No. That’s not my wolf in the picture. I don’t “own” a wolf. I wouldn’t ever own a wolf, even if I didn’t live in a city. In the Firekeeper Saga, I’ve tried to show that wolves aren’t dogs, and dogs aren’t wolves. Dogs have owners. Wolves have packs—and unlike in fiction, their packs don’t include humans.
Not wanting a wolf for a pet doesn’t mean I don’t love wolves. I do love them, almost irrationally so. The sound of a wolf howling makes my blood thrill. Watching one move makes me wonder how some people can persist in viewing humanity as the peak achievement of creation.
The reason I don’t own a wolf is precisely because I love them.
So who is the charming young wolf in the new pictures on this website? He’s Dakota, one of the resident wolves at Wild Spirit Wolf Sanctuary here in New Mexico. See the size of him? In these pictures, he’s only about eighteen weeks old. Weeks. When he stood on his back legs, his paws ended up planted squarely on my chest. (I have the marks to prove it!).
We met Dakota when, over Labor Day 2006, my husband, Jim, and I went out to tour Wild Spirit Wolf Sanctuary with six of our friends. I learned about Wild Spirit—then called Candy Kitchen Wolf Rescue Ranch—several years ago, and am one of their wolf sponsors. So, I guess you can say that although that’s not my wolf, I’m one of their humans.
I’m not going to try and describe how beautiful the drive out to the area near the wolf sanctuary was. Unusually heavy rains had given the dormant seeds of desert sunflower a chance to blossom in full, covering acres upon acres with closely packed yellow flowers, these interrupted only by the occasional dark green of pinon and juniper, or a stand of orange globe mallow, or a splash of brilliant red Indian paintbrush, or the occasional stand of purple asters.
Against the stark background of red and golden sandstone mesas, the floral growth was a living yin-yang, a celebration of vegetative life against everlasting stone.
Oops. I tried to describe it. I failed. You need to see that expanse of color for yourself to know its glory, just as when you see wolves up close and personal you know they’re not dogs.
Wild Spirit Wolf Sanctuary provides homes for wolves and wolf-hybrids whose owners have learned the lesson that wolves aren’t dogs at a high emotional and financial cost to themselves—and often at the cost of illness or mutilation to their intended pets. The sanctuary charges only a small fee for a lengthy and very informative tour of their facility. If you want to experience wolves, I highly recommend making the trip.
You get to sing with the wolves, and watch them watching you. If one of the resident ambassadors is available, you might even get to visit a little more closely. On this most recent visit, our guide was a young woman named Angel. Angel told us stories about each individual resident of the facility, interspersing these with information about wolves in general.
We learned—and saw—how a wolf’s feet are different from a dog’s feet. We heard about the neophobia—or fear of the new—that often strikes wolves when they are two or three years old, and which is the reason why wolves frequently go from being adequate pets to dangerous ones. We learned about the texture of wolves’ coats and the power of their jaws. Best of all, over and over again we experienced first hand and up close the variety and beauty of wolves.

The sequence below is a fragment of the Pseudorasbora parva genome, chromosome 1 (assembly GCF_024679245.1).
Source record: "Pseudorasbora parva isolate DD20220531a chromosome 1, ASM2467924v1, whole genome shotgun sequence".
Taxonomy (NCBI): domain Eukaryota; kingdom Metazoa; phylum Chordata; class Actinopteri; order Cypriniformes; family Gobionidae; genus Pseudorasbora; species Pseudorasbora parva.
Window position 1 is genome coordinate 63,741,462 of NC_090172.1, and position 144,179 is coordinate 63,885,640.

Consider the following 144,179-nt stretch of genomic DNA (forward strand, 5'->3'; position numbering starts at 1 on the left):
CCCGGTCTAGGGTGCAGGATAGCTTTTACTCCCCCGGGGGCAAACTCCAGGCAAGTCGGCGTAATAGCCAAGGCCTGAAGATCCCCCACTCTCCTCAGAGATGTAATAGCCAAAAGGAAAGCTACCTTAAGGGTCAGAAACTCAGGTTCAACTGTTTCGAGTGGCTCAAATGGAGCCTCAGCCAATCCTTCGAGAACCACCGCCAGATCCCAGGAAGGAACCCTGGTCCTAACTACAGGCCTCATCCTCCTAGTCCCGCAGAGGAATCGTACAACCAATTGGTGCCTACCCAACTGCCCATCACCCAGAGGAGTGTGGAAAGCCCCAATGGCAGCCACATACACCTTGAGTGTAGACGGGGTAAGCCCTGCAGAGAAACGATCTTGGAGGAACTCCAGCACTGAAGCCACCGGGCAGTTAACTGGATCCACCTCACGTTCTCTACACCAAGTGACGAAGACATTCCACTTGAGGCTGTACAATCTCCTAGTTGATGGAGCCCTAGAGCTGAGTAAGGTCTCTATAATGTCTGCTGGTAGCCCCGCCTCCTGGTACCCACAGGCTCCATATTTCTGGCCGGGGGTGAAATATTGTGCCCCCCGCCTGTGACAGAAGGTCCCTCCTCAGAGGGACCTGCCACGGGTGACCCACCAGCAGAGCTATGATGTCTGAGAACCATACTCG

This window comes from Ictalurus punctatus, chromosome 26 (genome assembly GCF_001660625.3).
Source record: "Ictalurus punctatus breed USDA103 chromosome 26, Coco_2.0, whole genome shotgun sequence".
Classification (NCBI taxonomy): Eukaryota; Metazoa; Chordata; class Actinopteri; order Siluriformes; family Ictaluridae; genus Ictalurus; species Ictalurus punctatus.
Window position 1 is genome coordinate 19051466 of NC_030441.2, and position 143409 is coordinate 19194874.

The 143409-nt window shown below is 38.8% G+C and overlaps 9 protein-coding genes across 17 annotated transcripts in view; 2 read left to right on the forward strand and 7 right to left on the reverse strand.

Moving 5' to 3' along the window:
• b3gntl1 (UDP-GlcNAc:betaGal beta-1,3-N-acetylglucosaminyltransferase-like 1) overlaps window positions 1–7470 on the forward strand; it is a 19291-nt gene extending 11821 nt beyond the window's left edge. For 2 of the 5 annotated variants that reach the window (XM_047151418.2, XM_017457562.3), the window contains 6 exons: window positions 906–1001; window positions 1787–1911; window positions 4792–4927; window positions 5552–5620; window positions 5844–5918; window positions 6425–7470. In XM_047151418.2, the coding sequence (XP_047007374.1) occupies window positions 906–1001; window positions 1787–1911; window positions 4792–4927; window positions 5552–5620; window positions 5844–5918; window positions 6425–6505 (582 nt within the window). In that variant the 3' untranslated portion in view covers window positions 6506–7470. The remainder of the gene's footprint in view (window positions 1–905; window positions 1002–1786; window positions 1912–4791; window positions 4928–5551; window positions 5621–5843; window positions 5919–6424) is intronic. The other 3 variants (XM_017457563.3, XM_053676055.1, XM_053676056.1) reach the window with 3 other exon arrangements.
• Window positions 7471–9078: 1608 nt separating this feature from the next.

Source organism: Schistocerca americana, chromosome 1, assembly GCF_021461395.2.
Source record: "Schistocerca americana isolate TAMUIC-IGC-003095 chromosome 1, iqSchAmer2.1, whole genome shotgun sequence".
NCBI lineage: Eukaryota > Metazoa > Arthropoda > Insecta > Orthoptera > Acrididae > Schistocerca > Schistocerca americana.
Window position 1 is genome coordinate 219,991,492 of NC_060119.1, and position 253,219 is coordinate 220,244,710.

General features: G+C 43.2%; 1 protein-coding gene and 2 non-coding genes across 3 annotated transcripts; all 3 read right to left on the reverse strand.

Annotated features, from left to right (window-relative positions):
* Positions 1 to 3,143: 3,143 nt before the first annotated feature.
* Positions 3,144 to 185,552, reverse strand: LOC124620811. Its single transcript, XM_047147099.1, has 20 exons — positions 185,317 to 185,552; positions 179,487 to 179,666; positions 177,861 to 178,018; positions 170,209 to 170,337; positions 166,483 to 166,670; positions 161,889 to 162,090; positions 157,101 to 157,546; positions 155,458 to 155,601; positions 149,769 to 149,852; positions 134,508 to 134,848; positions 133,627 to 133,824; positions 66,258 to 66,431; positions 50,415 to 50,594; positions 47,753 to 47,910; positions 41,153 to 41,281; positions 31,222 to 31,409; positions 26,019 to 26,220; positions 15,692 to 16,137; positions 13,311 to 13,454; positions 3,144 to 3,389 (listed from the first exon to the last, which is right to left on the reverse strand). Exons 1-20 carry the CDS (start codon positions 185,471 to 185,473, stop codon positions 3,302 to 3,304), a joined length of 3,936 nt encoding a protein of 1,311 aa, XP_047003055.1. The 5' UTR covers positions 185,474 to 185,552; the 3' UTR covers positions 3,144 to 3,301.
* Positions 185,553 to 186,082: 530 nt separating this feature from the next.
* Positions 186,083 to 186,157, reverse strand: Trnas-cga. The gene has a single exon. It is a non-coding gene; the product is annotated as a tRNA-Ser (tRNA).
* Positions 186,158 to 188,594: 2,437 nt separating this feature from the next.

No. They are not my wolves—not Dakota, not Raven, not any of the wolves at the sanctuary—but I will admit to being happy to be one of their humans.
Photos in this section are Copyright © 2006 by Patricia Nagle. All rights reserved.
I’m one of the world’s most camera shy people, so when the time came to update my photos, my husband suggested enlisting the assistance of author and photographer, Yvonne Coats. Our first attempts weren’t quite disasters, but Yvonne suggested that when we did this again liquor might be needed — “for the photographer.”
I offered to buy the bottle; then I had a better idea. The best pictures of me seem to happen when I’m distracted — and what better distraction than to include a real wolf? I knew that Candy Kitchen Rescue Ranch* usually came to Albuquerque to attend Weems Artfest, so I got in touch. Leyton Cougar and Raven the wolf agreed to give us a chance to get some photos of me with Raven.
We met at the Albuquerque Fairgrounds and went off to an empty field. Leyton said the best thing to do was for me to sit on the ground and let Raven get as close as he cared to. Leyton would keep a hand on the other end of Raven’s leash, but otherwise he would not force Raven to do anything he didn’t want to do. Yvonne and I readily agreed. We knew we weren’t dealing with a dog here, but with a full-grown wolf.
I got down on the somewhat damp ground, and Raven, curious as any healthy wolf is, came over to have a look. He decided I was interesting and started introductions by licking my face. (He probably liked the taste of my lip balm). Then he decided that he wanted to scent mark me and did this by rubbing himself all over me, including a roll in the grass for good measure.
Oddly, even when Raven launched into me with sufficient force to leave marks on my rib cage through two layers of clothing, I wasn’t in the least afraid. Maybe it was because Raven was obviously having fun. Maybe because Leyton wasn’t worried. However, I suspect it was simply because I like wolves and Raven is an extraordinary example of his kind.
By the way, Raven, like all the wolves at Candy Kitchen, is a rescue animal. He was within days of being destroyed, because the county in which his owners lived does not allow wolves as pets. Luckily for Raven, Candy Kitchen was there. For more about Candy Kitchen, you can visit their website.
*now Wild Spirit Wolf Sanctuary (2005)
Photos in this section are Copyright © 2002 by Yvonne Coats. All rights reserved.